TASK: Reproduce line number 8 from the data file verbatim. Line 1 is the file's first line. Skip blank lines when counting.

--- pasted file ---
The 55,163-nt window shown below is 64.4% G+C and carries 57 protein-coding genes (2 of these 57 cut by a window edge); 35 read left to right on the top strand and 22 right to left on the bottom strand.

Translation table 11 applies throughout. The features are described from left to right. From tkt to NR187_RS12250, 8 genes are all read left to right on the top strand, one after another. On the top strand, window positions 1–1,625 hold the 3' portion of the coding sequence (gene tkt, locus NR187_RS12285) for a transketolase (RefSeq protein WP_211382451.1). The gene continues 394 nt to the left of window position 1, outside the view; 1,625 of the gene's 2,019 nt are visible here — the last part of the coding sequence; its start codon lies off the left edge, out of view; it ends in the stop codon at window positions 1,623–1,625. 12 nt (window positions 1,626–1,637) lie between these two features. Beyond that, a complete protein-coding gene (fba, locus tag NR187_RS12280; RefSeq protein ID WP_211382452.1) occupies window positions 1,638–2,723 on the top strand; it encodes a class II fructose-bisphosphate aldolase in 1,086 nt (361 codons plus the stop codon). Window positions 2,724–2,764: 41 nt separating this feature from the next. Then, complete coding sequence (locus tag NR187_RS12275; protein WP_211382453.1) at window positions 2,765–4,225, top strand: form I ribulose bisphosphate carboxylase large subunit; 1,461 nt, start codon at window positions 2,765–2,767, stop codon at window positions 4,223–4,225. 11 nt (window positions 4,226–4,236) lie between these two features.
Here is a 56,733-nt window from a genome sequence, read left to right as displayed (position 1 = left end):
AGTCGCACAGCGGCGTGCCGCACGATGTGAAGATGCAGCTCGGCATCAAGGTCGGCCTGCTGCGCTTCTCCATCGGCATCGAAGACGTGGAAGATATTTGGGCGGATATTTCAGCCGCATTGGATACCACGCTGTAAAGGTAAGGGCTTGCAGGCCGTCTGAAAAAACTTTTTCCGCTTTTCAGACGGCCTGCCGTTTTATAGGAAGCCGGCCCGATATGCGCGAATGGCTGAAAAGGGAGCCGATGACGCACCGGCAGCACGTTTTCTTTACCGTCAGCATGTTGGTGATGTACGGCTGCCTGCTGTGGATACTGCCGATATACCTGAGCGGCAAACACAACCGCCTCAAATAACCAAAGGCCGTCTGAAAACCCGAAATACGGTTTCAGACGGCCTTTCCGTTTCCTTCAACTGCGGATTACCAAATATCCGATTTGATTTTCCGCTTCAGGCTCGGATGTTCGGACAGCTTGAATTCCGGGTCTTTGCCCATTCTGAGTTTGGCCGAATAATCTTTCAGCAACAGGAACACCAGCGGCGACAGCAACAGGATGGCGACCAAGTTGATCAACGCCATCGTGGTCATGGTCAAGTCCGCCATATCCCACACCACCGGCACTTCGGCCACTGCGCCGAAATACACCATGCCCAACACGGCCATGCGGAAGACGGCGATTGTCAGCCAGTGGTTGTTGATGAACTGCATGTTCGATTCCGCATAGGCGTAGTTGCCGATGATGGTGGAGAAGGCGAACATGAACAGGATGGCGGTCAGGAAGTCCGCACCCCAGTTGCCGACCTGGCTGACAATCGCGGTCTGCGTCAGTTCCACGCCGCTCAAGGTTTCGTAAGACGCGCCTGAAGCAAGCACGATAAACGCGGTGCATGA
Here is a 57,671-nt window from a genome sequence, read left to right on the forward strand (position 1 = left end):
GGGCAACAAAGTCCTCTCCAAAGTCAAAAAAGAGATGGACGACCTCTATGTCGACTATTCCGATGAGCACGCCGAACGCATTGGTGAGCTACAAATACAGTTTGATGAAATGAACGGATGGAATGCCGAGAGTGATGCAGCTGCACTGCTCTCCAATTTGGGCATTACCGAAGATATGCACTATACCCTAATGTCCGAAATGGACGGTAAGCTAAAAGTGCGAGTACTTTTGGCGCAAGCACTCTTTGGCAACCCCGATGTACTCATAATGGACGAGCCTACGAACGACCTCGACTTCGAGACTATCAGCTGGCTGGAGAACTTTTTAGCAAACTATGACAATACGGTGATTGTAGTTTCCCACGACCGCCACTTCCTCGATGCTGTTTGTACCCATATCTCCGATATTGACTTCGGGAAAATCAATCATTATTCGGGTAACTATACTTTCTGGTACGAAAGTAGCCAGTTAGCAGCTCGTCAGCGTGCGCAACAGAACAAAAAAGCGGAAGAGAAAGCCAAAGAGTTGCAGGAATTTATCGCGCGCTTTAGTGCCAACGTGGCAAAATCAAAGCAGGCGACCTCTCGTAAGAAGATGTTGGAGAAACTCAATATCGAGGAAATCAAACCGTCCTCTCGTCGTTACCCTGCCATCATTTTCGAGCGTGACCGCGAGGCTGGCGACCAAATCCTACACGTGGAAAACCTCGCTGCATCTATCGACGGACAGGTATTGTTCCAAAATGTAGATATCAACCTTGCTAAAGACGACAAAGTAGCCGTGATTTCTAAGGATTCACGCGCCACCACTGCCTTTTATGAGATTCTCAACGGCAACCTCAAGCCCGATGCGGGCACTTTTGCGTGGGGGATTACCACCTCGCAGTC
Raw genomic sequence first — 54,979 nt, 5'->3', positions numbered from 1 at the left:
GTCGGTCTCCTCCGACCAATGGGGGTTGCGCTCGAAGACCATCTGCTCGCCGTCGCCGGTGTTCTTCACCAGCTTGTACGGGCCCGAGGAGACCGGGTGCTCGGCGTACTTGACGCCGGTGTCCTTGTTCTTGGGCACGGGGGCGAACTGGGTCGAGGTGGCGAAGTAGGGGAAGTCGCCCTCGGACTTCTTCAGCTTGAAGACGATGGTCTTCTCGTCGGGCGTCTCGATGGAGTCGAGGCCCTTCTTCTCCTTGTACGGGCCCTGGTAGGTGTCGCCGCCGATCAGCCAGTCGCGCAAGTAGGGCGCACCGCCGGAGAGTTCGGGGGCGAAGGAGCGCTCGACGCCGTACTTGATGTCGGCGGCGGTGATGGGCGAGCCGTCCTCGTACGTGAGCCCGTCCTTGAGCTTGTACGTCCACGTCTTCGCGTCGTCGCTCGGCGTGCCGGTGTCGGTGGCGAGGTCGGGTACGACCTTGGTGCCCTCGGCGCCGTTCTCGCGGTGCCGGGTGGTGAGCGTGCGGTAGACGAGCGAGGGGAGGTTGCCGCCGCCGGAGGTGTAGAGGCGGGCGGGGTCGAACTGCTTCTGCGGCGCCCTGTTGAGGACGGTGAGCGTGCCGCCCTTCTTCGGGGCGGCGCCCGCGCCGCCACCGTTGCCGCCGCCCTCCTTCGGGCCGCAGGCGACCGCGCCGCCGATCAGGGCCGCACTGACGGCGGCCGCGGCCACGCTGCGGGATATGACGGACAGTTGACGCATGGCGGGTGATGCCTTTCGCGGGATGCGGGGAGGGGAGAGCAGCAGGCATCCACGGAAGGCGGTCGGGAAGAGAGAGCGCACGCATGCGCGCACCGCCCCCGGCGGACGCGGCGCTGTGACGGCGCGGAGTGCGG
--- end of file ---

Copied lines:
GTCGGTCTCCTCCGACCAATGGGGGTTGCGCTCGAAGACCATCTGCTCGCCGTCGCCGGTGTTCTTCACCAGCTTGTACGGGCCCGAGGAGACCGGGTGCTCGGCGTACTTGACGCCGGTGTCCTTGTTCTTGGGCACGGGGGCGAACTGGGTCGAGGTGGCGAAGTAGGGGAAGTCGCCCTCGGACTTCTTCAGCTTGAAGACGATGGTCTTCTCGTCGGGCGTCTCGATGGAGTCGAGGCCCTTCTTCTCCTTGTACGGGCCCTGGTAGGTGTCGCCGCCGATCAGCCAGTCGCGCAAGTAGGGCGCACCGCCGGAGAGTTCGGGGGCGAAGGAGCGCTCGACGCCGTACTTGATGTCGGCGGCGGTGATGGGCGAGCCGTCCTCGTACGTGAGCCCGTCCTTGAGCTTGTACGTCCACGTCTTCGCGTCGTCGCTCGGCGTGCCGGTGTCGGTGGCGAGGTCGGGTACGACCTTGGTGCCCTCGGCGCCGTTCTCGCGGTGCCGGGTGGTGAGCGTGCGGTAGACGAGCGAGGGGAGGTTGCCGCCGCCGGAGGTGTAGAGGCGGGCGGGGTCGAACTGCTTCTGCGGCGCCCTGTTGAGGACGGTGAGCGTGCCGCCCTTCTTCGGGGCGGCGCCCGCGCCGCCACCGTTGCCGCCGCCCTCCTTCGGGCCGCAGGCGACCGCGCCGCCGATCAGGGCCGCACTGACGGCGGCCGCGGCCACGCTGCGGGATATGACGGACAGTTGACGCATGGCGGGTGATGCCTTTCGCGGGATGCGGGGAGGGGAGAGCAGCAGGCATCCACGGAAGGCGGTCGGGAAGAGAGAGCGCACGCATGCGCGCACCGCCCCCGGCGGACGCGGCGCTGTGACGGCGCGGAGTGCGG